A dark and brooding dose of psychedelia, drummer Kenny drives the track along with unrelenting force. At times being almost theatrical, I Bring The Rain is aided along with haunting piano chords and gothic undertones. Frontman Sam Cartwright’s breathy vocals are effortless and ooze style. Flashes of guitars are scattered throughout and add to the track’s dramatic and unpredictable nature. Bassist Berry’s full-bodied bass revels in its own menacing and ominous aura, which creates another instrumental dynamic to Crimsons. Culminating with a burst of scuttering guitars and frantic percussion, I Bring The Rain ends with spectacularly arranged chaos.

Listen to I Bring The Rain below.

Catch Crimsons at the Kings Arms Festival on the 16th-18th of September, and also supporting Johnny Lloyd on the 4th of October at Manchester’s Gullivers.

Liam Egan

American Football – I’ve Been So Lost For So Long – Track Review

Piece written by Nothing Left Unsaid’s Liam Egan for The Black Wax, check it out!

The Black Wax

14063952_10154314394361285_8379540696100183115_n (1)Photo by Shervin Lainez, http://www.shervinfoto.com/

“We can’t just keep playing the same nine songs for people…” Mike Kinsella of emo pioneers American Football recently spoke to Pitchfork in lieu of the announcement of their much awaited sophomore album, American Football (II). Their self-titled debut was released over 17 years ago and, even though there has been an official announcement, it still feels impossible to think they’d actually release a second record now. Their 1999 release has gained such a mythical status over the years, American Football’s whole existence seemed to be for them to create that record and that be it. Alas, with cautious excitement, we’ll have a new album to dissect, listen to and possibly cry over come October 21st. But before then, I’ve Been So Lost For So Long is the first glimpse the world has inside of the project.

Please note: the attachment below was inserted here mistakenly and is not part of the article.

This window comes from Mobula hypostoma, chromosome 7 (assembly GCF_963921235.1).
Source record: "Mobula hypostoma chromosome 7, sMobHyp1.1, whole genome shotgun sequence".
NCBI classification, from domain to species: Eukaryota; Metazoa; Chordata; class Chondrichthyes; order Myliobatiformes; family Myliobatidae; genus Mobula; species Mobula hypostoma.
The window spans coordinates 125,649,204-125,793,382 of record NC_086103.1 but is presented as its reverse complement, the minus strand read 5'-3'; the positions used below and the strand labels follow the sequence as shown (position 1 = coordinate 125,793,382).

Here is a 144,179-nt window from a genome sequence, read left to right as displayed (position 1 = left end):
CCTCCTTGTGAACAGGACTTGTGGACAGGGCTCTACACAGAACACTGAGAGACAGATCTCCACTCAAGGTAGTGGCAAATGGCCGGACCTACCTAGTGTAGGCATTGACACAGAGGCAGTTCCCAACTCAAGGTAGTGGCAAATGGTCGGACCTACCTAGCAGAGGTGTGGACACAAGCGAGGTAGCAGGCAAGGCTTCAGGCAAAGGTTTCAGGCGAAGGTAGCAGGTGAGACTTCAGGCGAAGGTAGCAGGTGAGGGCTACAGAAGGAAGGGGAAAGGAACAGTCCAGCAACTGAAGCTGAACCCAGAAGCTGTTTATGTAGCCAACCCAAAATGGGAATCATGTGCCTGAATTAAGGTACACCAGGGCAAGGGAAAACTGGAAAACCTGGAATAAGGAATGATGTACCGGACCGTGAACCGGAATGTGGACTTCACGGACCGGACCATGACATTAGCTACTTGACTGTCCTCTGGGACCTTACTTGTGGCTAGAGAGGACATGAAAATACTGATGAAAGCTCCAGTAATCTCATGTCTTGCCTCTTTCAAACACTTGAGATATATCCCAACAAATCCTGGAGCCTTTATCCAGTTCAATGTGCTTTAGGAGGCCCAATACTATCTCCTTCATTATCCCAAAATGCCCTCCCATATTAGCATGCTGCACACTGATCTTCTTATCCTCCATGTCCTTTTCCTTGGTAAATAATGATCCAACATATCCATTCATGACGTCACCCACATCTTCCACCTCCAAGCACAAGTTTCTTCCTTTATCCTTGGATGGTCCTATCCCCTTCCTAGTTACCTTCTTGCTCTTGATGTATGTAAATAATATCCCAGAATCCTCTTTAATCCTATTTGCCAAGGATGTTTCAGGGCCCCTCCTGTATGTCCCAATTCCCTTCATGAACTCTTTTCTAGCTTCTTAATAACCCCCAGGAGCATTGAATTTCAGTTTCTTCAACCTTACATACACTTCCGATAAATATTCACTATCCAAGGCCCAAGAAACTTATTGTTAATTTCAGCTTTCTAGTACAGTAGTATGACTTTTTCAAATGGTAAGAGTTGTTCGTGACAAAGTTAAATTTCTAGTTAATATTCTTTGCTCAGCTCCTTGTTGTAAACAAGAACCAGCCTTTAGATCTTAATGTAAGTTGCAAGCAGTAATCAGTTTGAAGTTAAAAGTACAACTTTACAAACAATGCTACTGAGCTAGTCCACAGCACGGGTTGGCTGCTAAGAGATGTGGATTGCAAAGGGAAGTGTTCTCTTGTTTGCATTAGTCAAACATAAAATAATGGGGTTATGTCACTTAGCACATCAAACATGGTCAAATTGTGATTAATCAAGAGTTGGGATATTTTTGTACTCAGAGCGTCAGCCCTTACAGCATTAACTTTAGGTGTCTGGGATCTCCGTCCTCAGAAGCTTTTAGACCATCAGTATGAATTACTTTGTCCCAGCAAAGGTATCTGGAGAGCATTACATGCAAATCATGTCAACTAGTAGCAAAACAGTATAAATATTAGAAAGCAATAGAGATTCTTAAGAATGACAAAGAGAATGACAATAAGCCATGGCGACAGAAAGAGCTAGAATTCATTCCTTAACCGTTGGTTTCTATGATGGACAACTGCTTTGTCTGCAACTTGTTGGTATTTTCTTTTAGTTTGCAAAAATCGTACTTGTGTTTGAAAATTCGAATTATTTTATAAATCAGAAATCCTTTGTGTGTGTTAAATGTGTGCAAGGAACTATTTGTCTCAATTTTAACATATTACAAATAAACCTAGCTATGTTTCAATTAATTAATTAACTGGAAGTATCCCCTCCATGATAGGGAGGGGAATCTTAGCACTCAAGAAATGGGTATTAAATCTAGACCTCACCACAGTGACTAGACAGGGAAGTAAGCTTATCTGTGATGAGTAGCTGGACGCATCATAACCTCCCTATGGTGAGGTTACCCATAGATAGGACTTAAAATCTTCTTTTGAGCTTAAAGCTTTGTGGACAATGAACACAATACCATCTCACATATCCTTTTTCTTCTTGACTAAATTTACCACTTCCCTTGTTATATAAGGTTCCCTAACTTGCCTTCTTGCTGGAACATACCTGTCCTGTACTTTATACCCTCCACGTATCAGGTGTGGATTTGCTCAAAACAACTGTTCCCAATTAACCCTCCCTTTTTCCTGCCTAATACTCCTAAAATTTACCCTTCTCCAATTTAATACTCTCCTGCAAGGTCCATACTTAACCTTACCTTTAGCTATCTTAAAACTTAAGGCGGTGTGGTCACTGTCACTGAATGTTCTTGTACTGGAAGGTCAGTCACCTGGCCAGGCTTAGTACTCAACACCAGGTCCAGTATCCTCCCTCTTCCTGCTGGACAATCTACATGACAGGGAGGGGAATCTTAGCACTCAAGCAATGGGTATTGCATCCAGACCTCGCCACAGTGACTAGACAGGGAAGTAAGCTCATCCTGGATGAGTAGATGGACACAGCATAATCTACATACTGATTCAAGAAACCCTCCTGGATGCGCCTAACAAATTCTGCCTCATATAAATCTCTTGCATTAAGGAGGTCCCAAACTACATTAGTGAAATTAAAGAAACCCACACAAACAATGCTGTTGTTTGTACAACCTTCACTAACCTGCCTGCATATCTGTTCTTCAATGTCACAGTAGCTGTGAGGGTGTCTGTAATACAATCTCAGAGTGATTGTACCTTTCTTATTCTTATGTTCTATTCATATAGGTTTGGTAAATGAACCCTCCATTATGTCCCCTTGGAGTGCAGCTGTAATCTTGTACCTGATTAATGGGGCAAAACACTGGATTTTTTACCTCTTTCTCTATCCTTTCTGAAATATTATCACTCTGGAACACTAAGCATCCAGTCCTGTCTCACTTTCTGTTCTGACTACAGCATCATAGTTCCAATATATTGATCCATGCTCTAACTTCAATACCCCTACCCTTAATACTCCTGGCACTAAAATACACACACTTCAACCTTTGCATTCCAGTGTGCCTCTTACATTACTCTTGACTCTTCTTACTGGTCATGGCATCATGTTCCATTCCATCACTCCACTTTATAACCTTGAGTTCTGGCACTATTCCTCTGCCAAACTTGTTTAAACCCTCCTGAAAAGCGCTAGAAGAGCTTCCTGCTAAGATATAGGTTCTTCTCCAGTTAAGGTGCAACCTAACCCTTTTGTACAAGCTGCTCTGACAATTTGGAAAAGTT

After 17 years, Mike Kinsella returns…

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‘Jagwar Ma – OB1’ Track Review

After a relatively busy year so far with their own UK tour and Tame Impala support slot, Jagwar Ma are in the process of ‘reintroducing’ themselves into the global music scene. It’s been three years since Howlin’ was released and, with the way the industry works nowadays, it can be easy for a relatively ‘small’ act like Jagwar Ma to slip through the cracks of the wider audience. However the Sydney psychedelic dance trio (yes they are officially a trio now) are back with their latest track OB1, which will feature on the band’s Autumn sophomore release Every Now & Then.